New school brings wonderment to Filipino tribe

Our man in Cebu — William Browne

Our man in Cebu — William Browne

GMIT student and Galway First contributor William Browne is part of the SERVE Philippines group who are volunteering

It's so difficult to know what to write. How best can I vividly portray to you what life is like here? No matter what you read, hear or see, it cannot prepare you for the abject poverty that exists in parts of the city of Cebu from where I write to you.

When, and only when, you stand in the middle of a overcrowded squatter camp in the searing midday sun can one appreciate the magnitude of the utter, utter hardship. Raw sewage flows freely down the streets. Unemployment is rife. Hunger is the name of the game.

Twenty three one room huts constitute a home for 110 families. Throw in eight or 10 children per family, a few dozen grannies and grandads, and you begin to sketch a rough image in your head of what life here is about. We were there today. This is real. This is happening right now.

They don't worry about the future. Survival is a more pressing concern. Welcome to a day in the life of the Badjao Water tribe.

The Badjao, which means 'of no value' in English, are seafaring gypsies. They got this name as, historically, they didn't fight and avoided conflict and confrontation. Due to the scant regard for poor people here, they get little or no state support. Poor people are cast to the sidelines.

They see them as a bane on society and well, basically ignores them. Twelve years ago, Sister Evelyn Flanagan, a native of Salthill, saw their perilous position and decided to help. She went to the chieftain of the tribe to ask him how she could assist. At this time, there was a 97 per cent illiteracy rate. Education did not concern the Badjao. That wise chieftain saw that the Badjao had no future without getting the children educated and asked her if she could do anything. From those humble beginnngs, education for the Badjao was born.

This week a school, the first concrete structure in the squatter camp, opened for business. The €200,000 cost of the project was met by the generous support of Irish people. On the first day of school, the children entered the classroom quite nervously.

They saw tables and chairs in front of them. These everyday furnishings to us, left them perplexed. To the children, these objects were alien. Never before did they use them. The new young scholars were accustomed to always just sitting on the floor to eat. They had to be trained in how to use the tables and chairs.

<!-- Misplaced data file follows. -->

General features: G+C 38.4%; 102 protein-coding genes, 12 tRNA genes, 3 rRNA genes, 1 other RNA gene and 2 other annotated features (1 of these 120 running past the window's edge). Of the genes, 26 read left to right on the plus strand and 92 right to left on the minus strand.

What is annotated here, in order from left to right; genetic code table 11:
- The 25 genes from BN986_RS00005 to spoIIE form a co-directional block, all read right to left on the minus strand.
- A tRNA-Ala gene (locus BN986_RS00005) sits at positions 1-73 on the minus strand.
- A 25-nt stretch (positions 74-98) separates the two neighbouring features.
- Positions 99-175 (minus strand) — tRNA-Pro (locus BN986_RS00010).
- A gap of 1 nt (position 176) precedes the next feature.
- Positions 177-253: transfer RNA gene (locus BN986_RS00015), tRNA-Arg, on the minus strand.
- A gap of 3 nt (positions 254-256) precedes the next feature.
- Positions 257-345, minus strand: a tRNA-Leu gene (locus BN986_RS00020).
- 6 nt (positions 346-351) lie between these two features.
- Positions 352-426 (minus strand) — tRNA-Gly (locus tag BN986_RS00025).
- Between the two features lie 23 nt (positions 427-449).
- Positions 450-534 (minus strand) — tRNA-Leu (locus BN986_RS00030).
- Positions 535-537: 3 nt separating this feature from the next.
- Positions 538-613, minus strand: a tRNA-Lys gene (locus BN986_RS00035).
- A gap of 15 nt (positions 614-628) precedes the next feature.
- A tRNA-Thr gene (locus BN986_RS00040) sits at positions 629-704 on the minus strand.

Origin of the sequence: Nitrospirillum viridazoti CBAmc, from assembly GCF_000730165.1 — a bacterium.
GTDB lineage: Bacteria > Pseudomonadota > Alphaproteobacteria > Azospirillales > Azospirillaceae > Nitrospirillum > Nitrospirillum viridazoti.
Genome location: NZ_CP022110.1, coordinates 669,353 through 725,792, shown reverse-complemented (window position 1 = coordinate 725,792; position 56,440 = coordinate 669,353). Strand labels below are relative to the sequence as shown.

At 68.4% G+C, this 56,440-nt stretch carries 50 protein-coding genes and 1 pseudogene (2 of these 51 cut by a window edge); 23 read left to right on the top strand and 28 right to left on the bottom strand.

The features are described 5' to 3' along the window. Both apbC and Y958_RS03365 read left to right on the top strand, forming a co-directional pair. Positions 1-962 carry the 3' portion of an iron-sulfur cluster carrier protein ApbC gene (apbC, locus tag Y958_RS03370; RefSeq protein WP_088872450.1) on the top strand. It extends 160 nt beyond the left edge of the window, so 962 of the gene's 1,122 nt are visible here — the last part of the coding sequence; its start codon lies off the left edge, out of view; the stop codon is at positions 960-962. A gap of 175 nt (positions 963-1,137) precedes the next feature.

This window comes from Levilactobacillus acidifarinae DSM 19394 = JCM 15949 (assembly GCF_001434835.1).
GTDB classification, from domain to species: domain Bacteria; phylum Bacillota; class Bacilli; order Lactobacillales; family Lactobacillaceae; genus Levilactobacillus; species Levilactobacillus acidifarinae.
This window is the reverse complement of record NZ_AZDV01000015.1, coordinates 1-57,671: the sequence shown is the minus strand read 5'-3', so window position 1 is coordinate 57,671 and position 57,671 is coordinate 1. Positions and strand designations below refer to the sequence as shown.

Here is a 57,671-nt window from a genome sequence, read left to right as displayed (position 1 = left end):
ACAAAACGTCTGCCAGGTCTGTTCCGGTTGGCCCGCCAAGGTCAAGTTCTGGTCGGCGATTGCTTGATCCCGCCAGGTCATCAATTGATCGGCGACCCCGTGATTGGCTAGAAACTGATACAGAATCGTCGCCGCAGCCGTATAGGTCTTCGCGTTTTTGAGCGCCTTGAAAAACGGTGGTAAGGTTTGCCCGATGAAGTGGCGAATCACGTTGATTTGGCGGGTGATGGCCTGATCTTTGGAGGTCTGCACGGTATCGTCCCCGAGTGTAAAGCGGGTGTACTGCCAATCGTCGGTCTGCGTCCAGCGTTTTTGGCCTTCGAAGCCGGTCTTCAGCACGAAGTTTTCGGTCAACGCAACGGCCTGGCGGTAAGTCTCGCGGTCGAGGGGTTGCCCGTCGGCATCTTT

We have spent much of this week here working in the school. I've tried and evidently succeeded in imposing my Mayo twang on them. Ask them now, “howya doing?”, they respond, “ah grand now”. Or “what's the craic?”, to which they'll inform me that 'the craic is mighty'. When Evelyn gave us the tour of the building, I could see how much it meant to her.

Pride was the emotion prevailing over her face. It is so heartening to see somebody devote their life to this cause and amidst all the setbacks she perseveres. In the squalor that is the Badjao Squatter Camp, hope now flickers ever so delicately in the form of this new school building. New houses are also to be built for the Badjao.

Local councils, who without the persistent hassling and harrying by Evelyn would never dream of helping out, have said they will be constructed by December. The problem is they never said which year! With money here anything is possible.

You would be forgiven for thinking the Philippines is a quite wealthy country. It is. It has an ample supply of gold and high yielding crop production.

The problem is total inadequate distribution of wealth. I'm writing this piece from the comfort of an air conditioned internet cafe in a shopping mall of which there is no like of in Ireland in terms of size and grandeur. It is even bigger and better than Dundrum in Dublin. Don't be fooled though people.

All you must do is look out the window. Across the road is a squatter camp that has a bigger population than Athenry. I can see the rusted sheet iron roofs of the shacks. It stinks and is burgeoning with poor people. I need not say any more. Unfortunately, this sad example is the Philippines in a nutshell.

This weekend we break off into smaller groups and will volunteer in different islands in the Philippines. I'm off to Aklan to volunteer with a tribal group. Aklan was affected quite badly by the typhoon last month. It's up high in the rainforest.

A friend texted me just this minute to Bebo them when I'm there. We will reside with the tribe chief during our time there, I suppose I can ask him about the Bebo. I somehow doubt very much that it will be a runner though.

William is part of the SERVE Philippines group who are volunteering for seven weeks this in the Philippines in South East Asia. While there, they will work with some of the most deprived peoples in the world who live in seriously underdeveloped and squalid conditions. If you would like to support the projects, a special account has been opened with AIB Bank to facilitate donations. Account Number: 81392034. Sort Code: 93-74-36. Further information available on www.serve.ie

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